COVID-19 Monday Roundup 26 October 2020

Almost three million new cases confirmed globally in a single week as cases surge around the world. Meanwhile only 32 cases of locally acquired cases in Australia in the last week, comprising 27 in Victoria and five in NSW. The US experienced 20% more deaths than expected during March to July, with two thirds of the excess documented to be from COVID-19. If the US death rates were comparable to Australia, the US would have had 187,661 fewer COVID-19 deaths in this period. And the antiviral drug Remdesivir has been approved by US FDA for treatment of COVID-19 requiring hospitalisation despite lack of evidence supporting its effectiveness.

World Summary – 24 October


How many ways can you say ‘Ugly!’?

It took nearly five months to the end of April for COVID-19 to infect its first three million people. It took one week to 24 October for it to infect its latest three million people.

Similarly, it took until 7 April for there to be 1.0 million active cases, and this week active cases rose by 1.0 million.

Against that, although deaths rose, as a percentage of two-week lagged new cases they fell to a new low of 1.72%, the 6th week of a continuing pattern of falls.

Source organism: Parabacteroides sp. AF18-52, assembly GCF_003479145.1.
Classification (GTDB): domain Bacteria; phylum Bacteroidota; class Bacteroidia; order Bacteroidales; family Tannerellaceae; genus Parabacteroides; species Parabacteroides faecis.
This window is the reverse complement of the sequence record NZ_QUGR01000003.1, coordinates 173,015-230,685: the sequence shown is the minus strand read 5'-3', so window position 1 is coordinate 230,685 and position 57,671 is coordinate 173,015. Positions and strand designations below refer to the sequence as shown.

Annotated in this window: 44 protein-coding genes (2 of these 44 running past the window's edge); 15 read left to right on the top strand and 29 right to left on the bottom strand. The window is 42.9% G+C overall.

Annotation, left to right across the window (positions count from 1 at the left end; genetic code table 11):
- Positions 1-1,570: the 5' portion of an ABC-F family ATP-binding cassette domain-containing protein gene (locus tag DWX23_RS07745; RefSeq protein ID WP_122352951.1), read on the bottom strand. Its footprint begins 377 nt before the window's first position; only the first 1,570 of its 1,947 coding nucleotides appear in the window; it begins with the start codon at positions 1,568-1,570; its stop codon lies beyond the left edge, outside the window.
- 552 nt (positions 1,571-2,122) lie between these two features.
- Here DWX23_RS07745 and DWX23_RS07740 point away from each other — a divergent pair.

Across the regions:

  • East and West Europe and North America are all experiencing significant increases in new cases and now deaths. The USA is, once again, the world leader in cases and deaths. Germany is seeing big case increases but well below those of smaller neighbours and with significantly lower deaths, to date.
  • Only Africa, Asia and Oceania appear to be in control or making progress toward control.
  • The Middle East mostly saw case and death increases with Israel being a significant exception.
  • Latin America was a mixed bag with progress in a number of countries but also some deteriorating.
  • In Oceania, the only locality of concern at the moment is the growing outbreak in French Polynesia.


Australia Summary – 25 October

Australia recorded 129 new cases this week (127 last week), taking total case numbers to 27,518.  While total case numbers were similar, Australia recorded more overseas traveller cases (97 versus 61 last week) and less locally acquired cases (32 versus 66 last week).